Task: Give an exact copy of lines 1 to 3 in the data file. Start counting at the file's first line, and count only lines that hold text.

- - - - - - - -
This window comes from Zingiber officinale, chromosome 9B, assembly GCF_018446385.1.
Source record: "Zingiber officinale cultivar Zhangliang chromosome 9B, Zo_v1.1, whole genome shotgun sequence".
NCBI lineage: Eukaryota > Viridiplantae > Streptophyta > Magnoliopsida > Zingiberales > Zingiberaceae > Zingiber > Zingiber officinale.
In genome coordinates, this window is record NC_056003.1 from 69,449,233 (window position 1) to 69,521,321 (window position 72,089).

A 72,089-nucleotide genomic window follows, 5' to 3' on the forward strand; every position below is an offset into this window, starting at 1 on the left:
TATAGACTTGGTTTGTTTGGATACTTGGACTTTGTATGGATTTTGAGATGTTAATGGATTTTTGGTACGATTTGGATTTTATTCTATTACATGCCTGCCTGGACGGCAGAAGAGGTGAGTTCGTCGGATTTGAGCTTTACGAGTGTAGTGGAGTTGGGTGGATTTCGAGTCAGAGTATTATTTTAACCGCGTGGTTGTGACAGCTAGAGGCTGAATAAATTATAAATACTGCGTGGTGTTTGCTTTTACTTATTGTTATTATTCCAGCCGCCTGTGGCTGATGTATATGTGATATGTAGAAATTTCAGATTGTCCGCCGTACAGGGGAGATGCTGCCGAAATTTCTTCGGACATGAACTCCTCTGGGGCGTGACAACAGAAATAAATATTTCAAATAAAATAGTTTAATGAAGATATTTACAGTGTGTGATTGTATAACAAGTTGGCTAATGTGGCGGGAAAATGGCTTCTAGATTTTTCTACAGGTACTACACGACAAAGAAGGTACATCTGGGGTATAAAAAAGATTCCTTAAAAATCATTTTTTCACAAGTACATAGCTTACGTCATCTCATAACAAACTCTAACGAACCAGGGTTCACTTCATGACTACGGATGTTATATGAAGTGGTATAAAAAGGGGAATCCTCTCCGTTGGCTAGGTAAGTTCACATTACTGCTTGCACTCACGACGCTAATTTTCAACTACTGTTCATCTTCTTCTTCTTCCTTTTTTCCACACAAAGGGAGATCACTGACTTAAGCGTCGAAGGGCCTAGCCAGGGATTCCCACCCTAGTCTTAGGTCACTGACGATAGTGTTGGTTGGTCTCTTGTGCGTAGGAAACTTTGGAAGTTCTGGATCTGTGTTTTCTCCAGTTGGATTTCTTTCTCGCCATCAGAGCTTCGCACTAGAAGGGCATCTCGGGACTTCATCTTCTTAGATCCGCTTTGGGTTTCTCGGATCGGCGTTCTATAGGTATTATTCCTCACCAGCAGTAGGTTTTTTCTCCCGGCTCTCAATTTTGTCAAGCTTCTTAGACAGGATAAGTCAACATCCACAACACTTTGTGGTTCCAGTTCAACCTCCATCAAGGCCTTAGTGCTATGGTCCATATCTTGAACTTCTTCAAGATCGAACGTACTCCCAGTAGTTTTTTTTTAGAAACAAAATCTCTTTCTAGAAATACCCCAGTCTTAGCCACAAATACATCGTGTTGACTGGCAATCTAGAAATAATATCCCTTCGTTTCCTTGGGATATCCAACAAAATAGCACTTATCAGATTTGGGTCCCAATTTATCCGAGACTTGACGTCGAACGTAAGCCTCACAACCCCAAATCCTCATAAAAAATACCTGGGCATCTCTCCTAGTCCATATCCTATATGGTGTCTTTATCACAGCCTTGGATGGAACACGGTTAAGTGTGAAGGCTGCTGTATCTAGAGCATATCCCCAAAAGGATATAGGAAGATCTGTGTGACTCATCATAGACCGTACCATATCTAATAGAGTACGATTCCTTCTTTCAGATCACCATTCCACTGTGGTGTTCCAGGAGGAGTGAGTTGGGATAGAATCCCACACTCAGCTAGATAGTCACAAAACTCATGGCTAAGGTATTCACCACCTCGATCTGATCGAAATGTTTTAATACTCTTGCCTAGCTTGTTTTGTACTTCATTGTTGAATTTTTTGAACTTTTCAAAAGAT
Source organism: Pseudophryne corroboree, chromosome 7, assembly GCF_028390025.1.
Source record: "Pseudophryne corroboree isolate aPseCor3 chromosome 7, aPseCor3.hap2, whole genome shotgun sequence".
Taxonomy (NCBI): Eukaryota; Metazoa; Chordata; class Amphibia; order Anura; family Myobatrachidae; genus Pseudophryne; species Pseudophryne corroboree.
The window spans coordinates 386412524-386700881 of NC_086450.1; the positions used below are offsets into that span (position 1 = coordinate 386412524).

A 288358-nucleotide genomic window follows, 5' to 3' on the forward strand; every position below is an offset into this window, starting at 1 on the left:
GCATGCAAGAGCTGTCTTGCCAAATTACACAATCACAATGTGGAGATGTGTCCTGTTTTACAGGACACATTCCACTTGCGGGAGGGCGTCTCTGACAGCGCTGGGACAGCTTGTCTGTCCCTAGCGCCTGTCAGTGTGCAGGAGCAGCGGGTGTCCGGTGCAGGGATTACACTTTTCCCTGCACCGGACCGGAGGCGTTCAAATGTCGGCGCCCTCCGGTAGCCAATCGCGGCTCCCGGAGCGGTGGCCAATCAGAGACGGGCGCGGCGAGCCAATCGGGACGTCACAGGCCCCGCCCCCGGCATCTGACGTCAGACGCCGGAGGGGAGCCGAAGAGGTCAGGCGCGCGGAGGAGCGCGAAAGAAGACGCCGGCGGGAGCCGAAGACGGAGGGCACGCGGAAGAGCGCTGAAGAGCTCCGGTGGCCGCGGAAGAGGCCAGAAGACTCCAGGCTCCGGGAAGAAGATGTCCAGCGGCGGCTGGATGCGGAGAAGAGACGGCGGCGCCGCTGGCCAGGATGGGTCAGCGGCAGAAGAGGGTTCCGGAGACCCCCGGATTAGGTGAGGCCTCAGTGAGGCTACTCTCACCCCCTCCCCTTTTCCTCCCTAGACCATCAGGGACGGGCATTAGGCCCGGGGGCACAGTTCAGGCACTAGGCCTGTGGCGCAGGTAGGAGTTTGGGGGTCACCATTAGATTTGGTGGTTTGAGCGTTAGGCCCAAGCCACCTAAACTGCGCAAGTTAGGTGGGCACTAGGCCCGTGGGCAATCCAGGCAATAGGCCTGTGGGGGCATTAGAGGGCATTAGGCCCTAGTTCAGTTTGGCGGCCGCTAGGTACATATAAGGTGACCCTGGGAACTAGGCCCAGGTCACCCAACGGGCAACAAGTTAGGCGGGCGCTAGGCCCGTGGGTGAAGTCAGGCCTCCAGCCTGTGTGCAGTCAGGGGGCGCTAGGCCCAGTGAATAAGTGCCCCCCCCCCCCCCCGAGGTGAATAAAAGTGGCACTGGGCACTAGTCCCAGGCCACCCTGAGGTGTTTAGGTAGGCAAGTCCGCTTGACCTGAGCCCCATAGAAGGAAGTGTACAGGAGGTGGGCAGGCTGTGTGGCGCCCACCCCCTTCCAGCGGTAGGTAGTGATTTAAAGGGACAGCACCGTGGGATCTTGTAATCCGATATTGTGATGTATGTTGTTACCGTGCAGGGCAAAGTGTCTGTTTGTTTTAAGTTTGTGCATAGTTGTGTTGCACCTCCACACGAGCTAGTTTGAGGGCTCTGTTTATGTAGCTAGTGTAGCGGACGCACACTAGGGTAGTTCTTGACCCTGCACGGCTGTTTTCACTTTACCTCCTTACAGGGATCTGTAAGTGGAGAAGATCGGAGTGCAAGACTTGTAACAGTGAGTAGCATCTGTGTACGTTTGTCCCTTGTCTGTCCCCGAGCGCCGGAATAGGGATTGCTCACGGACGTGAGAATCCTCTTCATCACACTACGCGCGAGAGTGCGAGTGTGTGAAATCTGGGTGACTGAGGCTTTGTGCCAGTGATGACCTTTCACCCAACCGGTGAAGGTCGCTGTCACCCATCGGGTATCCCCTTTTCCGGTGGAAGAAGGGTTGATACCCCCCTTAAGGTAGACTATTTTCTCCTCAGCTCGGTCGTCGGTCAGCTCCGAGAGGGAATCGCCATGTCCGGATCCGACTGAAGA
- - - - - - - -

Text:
This window comes from Zingiber officinale, chromosome 9B, assembly GCF_018446385.1.
Source record: "Zingiber officinale cultivar Zhangliang chromosome 9B, Zo_v1.1, whole genome shotgun sequence".
NCBI lineage: Eukaryota > Viridiplantae > Streptophyta > Magnoliopsida > Zingiberales > Zingiberaceae > Zingiber > Zingiber officinale.